e-News 10/20/17

e-News 10/20/17

  • ICYMI: “What Donald Trump should be saying to the World”

I invite you to read my recent Op Ed in the Bergen Record:

Reaction to President  Donald Trump's recent address to the U.N. General Assembly continues to ripple across the globe.  Of course, much of his “America First" message was actually directed at our adversaries.  But regardless of the intended target audience, it is very clear that we have much work to do to convince the world that America is not actually stepping back from its historical leadership role.

During my recent travels across North Africa and Southeast Asia, I met with foreign leaders eager for constructive engagement with “official” Washington and, specifically, the new administration.  Many were grateful for a congressional visit to show support for their efforts toward democratization. Our own State Department embassy’s “teams” welcomed our delegation to counter-balance fears of growing American isolationism.

It is no secret that this administration is attempting to change our foreign policy approach to the world – friends and foes alike.

Under James Mattis, Secretary of Defense, the administration is beginning the long-delayed process of rebuilding our Armed Forces by accelerating research and development on new armaments and the procurement of new weapons systems including additional modern warships, aircraft, missiles and cyber capabilities.  This effort is imperative if we are to meet a range of challenges – new and old – to our military preeminence.

However, if we are to protect and enhance our national security, we need more than a military-heavy approach, and it is no secret that we are not investing in the “soft power” of diplomacy.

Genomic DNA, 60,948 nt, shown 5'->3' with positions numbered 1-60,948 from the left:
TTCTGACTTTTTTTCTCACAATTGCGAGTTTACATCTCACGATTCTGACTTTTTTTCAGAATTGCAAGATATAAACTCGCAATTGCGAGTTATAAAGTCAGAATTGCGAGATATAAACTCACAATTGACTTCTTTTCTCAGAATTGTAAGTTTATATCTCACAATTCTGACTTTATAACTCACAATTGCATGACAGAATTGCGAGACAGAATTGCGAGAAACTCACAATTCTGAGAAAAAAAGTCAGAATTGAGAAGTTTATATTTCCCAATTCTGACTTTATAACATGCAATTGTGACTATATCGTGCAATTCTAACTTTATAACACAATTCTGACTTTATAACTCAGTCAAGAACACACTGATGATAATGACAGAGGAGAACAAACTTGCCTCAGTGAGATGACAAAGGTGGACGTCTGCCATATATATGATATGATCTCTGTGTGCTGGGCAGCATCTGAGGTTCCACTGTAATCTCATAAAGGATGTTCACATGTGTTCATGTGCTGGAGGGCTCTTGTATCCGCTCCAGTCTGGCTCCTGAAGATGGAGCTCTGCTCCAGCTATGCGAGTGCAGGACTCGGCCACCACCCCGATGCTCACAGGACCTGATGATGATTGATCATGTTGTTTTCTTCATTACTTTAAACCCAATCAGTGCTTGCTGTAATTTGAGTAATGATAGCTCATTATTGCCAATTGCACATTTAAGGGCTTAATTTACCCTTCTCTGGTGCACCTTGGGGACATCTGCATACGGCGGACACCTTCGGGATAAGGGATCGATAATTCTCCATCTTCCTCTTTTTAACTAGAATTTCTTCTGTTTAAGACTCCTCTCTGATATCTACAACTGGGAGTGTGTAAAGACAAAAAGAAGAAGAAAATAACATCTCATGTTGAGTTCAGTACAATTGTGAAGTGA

This case in point is illustrated by the president’s proposed 33 percent cut to the State Department’s budget in his May 23budget and additional talk of implementing “efficiencies” and “consolidation” of departmental, operations and staff.

The House Appropriations Committee has attempted to moderate these unwise proposals.  We understand the administration’s desire to encourage more burden sharing by our allies.  Assuming this effort is bound to falter, we cannot afford unilateral diplomatic disarmament! Ceding the field militarily, economically and diplomatically to China or Russia or Iran today will only result in increased fiscal and defense costs tomorrow.

Our military leaders frequently remind us that the family is the backbone of our military strength.  The same must be said for our Foreign Service, which should be expanded, enhanced, supported and protected to allow our Foreign Service officers to conduct their vital duties for us around the world.

We need more diplomacy, added visits by senior U.S. government officials, greater involvement by the Agency for International Development (USAID) and other federal agencies, more support for hardworking non-governmental agencies (NGOs) and more military-to-military engagement in North Africa, and places like Myanmar, Thailand, Sri Lanka and Indonesia.

Yes, “hard power” is essential.  But, after all, it is the “soft power” of diplomacy and engagement that will determine if, as the president said at the U.N., “we lift the world to new heights, or let it fall into a valley of disrepair.”

Rodney Frelinghuysen, R-Harding Township, represents the 11th congressional district and is chairman of the House Appropriations Committee.

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